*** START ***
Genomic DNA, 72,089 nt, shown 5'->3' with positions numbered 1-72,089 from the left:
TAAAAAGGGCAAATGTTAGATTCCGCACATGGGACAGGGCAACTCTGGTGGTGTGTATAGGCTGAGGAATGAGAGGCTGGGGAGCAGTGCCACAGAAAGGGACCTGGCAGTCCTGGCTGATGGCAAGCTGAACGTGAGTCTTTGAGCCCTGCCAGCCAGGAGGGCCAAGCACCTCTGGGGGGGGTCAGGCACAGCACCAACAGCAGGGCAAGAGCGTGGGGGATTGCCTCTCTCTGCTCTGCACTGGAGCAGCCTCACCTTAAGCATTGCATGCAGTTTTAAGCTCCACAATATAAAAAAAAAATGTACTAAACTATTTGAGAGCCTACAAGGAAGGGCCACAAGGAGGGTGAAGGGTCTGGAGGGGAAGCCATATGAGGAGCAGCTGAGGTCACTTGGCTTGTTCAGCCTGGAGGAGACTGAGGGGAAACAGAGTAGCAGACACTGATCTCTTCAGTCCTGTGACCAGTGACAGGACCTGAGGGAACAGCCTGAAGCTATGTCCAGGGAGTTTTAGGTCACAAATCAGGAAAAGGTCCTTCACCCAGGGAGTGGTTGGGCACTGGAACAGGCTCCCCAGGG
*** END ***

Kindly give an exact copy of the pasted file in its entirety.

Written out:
Genomic DNA, 72,089 nt, shown 5'->3' with positions numbered 1-72,089 from the left:
TAAAAAGGGCAAATGTTAGATTCCGCACATGGGACAGGGCAACTCTGGTGGTGTGTATAGGCTGAGGAATGAGAGGCTGGGGAGCAGTGCCACAGAAAGGGACCTGGCAGTCCTGGCTGATGGCAAGCTGAACGTGAGTCTTTGAGCCCTGCCAGCCAGGAGGGCCAAGCACCTCTGGGGGGGGTCAGGCACAGCACCAACAGCAGGGCAAGAGCGTGGGGGATTGCCTCTCTCTGCTCTGCACTGGAGCAGCCTCACCTTAAGCATTGCATGCAGTTTTAAGCTCCACAATATAAAAAAAAAATGTACTAAACTATTTGAGAGCCTACAAGGAAGGGCCACAAGGAGGGTGAAGGGTCTGGAGGGGAAGCCATATGAGGAGCAGCTGAGGTCACTTGGCTTGTTCAGCCTGGAGGAGACTGAGGGGAAACAGAGTAGCAGACACTGATCTCTTCAGTCCTGTGACCAGTGACAGGACCTGAGGGAACAGCCTGAAGCTATGTCCAGGGAGTTTTAGGTCACAAATCAGGAAAAGGTCCTTCACCCAGGGAGTGGTTGGGCACTGGAACAGGCTCCCCAGGG